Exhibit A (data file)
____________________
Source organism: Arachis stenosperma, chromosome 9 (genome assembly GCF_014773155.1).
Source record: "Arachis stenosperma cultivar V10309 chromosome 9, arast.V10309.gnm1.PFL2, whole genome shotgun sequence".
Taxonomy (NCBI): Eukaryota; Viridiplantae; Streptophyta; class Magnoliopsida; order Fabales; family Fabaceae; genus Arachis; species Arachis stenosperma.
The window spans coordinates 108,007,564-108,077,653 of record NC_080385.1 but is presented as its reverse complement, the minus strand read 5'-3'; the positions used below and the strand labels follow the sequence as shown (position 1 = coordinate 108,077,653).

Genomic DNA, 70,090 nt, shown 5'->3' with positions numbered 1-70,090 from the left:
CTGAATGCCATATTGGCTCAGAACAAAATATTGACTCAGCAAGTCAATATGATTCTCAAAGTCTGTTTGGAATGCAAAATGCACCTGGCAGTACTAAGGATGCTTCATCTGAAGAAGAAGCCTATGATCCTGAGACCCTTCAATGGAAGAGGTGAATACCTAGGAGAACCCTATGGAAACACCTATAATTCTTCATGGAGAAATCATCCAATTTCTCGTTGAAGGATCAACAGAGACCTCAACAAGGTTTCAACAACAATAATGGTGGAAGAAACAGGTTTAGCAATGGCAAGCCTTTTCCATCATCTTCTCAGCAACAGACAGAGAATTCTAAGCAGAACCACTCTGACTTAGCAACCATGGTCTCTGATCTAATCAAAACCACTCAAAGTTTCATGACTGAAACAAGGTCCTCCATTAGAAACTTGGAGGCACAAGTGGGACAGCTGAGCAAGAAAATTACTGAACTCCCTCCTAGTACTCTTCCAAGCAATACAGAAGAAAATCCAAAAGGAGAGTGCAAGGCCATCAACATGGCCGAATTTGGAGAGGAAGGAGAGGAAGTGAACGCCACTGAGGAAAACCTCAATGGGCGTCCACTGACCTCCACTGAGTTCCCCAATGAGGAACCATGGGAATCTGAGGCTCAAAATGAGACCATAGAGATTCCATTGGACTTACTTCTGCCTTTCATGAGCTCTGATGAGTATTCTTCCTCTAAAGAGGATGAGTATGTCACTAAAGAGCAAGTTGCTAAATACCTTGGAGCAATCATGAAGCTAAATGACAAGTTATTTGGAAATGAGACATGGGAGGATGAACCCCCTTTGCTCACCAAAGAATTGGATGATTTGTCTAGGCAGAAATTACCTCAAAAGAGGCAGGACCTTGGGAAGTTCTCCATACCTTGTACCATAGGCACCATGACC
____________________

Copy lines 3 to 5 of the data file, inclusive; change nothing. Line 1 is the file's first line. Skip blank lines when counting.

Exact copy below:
Taxonomy (NCBI): Eukaryota; Viridiplantae; Streptophyta; class Magnoliopsida; order Fabales; family Fabaceae; genus Arachis; species Arachis stenosperma.
The window spans coordinates 108,007,564-108,077,653 of record NC_080385.1 but is presented as its reverse complement, the minus strand read 5'-3'; the positions used below and the strand labels follow the sequence as shown (position 1 = coordinate 108,077,653).

Genomic DNA, 70,090 nt, shown 5'->3' with positions numbered 1-70,090 from the left: